WACO, Texas –Two years ago, Art Briles had just stepped outside Baylor’s football facility when a carload of fans from an out-of-state in-conference school stopped him in the parking lot.
They were driving through Texas and stopped to see Baylor’s campus but had a problem.
"Where’s the football stadium?" they asked.
Briles drew them a map and showed them how to make the three-mile trek south of campus and across the highway to where the Bears played their home games.
That’ll never happen again.
However prominent you thought Baylor’s new McLane Stadium would be on Interstate 35 probably undersells reality.
Drive south over the hill north of the Bears’ campus and the name of the Big 12’s soon-to-be nicest stadium rules the horizon like the Rocky Mountains dominates the drive from Denver to Colorado’s campus in Boulder.
"When you come over that bridge, it’s just right there. Everybody gets to see it." quarterback Bryce Petty said. "It’s almost like the eighth wonder of the world.
It’s comical, really. Almost as comical as the predictability of any piece in the past few years examining Baylor. Every one has to begin (or at least include) a retrospective about how it used to be before flashing forward to how it is now.
When the difference between the two realities is so stark, it’s unavoidable.
Baylor is unrecognizable now from just five years ago when the Bears won one Big 12 game and went 4-8. No program in college football has enjoyed a more dramatic rise in that period.
Since then, they’ve snapped a 16-year bowl drought, won two bowl games, captured a Heisman Trophy and the first Big 12 title in school history. Improved recruiting has put the Bears in position to compete for a second consecutive title, and they’ve done it all without an on-campus stadium, something every team in the Big 12 and almost every team in college football enjoys.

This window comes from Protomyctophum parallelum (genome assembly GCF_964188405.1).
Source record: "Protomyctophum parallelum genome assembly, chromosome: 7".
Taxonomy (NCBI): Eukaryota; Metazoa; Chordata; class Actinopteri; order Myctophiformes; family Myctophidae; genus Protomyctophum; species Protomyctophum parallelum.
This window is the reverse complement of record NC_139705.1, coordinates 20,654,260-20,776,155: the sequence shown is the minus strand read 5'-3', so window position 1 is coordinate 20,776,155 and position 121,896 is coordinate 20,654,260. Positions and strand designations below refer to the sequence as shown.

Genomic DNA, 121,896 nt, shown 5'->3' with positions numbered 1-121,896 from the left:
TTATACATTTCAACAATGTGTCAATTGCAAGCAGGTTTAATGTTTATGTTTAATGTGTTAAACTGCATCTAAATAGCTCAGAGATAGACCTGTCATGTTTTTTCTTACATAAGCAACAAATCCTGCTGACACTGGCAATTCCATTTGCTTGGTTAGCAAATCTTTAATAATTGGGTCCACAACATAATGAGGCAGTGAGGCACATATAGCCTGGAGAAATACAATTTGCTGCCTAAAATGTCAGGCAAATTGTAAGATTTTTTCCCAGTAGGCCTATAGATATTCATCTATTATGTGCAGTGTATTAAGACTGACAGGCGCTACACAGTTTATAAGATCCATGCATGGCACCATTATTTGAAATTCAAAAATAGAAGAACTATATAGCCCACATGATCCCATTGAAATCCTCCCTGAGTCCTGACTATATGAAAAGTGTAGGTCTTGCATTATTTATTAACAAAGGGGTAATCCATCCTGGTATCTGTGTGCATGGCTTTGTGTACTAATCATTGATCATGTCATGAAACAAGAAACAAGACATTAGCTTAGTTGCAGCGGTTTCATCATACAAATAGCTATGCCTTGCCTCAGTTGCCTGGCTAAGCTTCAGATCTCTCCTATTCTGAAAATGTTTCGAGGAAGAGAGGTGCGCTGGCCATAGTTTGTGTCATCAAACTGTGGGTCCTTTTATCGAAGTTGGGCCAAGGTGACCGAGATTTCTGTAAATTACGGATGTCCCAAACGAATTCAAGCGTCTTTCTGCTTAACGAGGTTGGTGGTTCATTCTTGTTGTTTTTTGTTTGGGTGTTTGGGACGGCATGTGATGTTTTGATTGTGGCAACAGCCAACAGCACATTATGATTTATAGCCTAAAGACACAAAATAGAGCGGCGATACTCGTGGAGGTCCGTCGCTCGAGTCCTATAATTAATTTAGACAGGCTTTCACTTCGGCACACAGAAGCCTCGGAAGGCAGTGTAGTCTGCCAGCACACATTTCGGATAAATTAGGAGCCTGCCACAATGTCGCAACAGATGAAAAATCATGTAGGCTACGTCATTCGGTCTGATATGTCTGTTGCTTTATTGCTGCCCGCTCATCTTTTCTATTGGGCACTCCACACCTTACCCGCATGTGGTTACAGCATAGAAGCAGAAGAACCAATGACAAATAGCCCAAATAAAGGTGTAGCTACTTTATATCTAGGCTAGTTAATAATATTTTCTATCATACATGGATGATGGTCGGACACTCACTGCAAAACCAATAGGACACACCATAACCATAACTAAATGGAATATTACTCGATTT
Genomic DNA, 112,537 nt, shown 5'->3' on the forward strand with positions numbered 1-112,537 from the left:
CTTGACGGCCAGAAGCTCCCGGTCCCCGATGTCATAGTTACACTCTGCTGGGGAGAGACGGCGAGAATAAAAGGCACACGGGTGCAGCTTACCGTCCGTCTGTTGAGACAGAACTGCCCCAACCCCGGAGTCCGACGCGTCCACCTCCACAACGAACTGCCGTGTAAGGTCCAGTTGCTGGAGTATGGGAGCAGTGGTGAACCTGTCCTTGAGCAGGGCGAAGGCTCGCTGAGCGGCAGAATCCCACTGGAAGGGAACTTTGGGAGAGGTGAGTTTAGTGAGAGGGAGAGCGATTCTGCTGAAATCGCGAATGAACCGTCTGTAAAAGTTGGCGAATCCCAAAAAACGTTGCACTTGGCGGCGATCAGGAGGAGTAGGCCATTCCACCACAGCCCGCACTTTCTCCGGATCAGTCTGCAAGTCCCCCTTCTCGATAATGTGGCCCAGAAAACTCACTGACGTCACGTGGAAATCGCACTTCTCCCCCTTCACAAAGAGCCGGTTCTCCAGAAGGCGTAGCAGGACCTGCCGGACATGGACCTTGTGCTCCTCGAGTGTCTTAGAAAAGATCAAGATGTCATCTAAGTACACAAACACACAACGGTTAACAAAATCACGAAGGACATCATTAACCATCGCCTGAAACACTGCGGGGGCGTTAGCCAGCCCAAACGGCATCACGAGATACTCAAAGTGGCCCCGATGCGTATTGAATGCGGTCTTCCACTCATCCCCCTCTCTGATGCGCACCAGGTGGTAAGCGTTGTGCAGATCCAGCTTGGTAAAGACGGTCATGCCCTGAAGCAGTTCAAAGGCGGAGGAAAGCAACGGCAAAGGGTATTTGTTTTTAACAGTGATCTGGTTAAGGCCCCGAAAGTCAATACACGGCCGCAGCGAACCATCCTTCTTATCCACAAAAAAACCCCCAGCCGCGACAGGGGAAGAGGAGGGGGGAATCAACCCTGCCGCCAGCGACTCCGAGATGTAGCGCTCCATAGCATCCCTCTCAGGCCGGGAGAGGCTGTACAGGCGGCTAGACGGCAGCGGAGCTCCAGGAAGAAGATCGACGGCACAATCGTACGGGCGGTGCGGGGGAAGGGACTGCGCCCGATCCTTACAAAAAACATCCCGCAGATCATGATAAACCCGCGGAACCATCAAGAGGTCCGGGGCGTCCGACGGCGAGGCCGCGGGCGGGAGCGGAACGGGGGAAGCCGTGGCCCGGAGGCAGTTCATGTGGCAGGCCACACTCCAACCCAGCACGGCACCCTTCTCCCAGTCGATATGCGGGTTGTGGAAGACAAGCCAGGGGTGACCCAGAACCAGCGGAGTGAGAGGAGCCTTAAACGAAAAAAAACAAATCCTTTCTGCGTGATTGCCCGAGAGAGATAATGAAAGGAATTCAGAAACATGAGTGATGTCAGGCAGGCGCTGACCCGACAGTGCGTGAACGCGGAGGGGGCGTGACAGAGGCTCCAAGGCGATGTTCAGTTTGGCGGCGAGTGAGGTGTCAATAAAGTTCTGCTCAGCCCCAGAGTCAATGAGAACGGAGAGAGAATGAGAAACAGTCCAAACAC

"Now we’re getting to play college football like 99 percent of other universities in the nation," Briles told FOX Sports Southwest this week.
That’s a scary thought for the Big 12.
Sparkling, spanking-new McLane Stadium–complete with a statue of program legend Robert Griffin III–officially opens on Sunday, Aug. 31. Briles, and really everyone at Baylor, love to talk about how it changes the Bears’ perception outside Waco, but it changes plenty inside the program, too.
Briles and his staff never take recruits to Floyd Casey Stadium on official visits.
"It wasn’t anything that was going to help us," he said. "I don’t really think it kept us from getting somebody at the end, it might have kept us from getting guys in the start."
Now, conversations with recruits on campus begin with the $260 million, 45,000-seat elephant in the room. Those conversations used to begin with questions about Griffin, the program’s brightest star.
"They usually start it, too," Briles said. "It’s transcended to that. RG’s still got some stroke, but the stadium’s working on him."
Baylor usually only practiced twice in preseason camp at Floyd Casey Stadium on stadium walkthroughs on Friday were their only team visits during game weeks in the season.
That’ll change now. Visits during fall camp and game weeks will be commonplace. Spring practices will often take place at McLane and Kaz Kazadi’s strength and conditioning staff will use the facility for offseason workouts, too.
As of this week, the turf is officially installed, and Baylor officials are hoping to have the stadium game-ready by mid-August, a couple weeks before game week.
The stadium will host the annual Traditions Rally on Thursday, Aug. 28 before DeSoto and Cibolo Steele play the first game on the turf the next day. Saturday, the stadium’s club will host a donor event and Sunday is the official debut when the Bears take on former Southwest Conference foe SMU.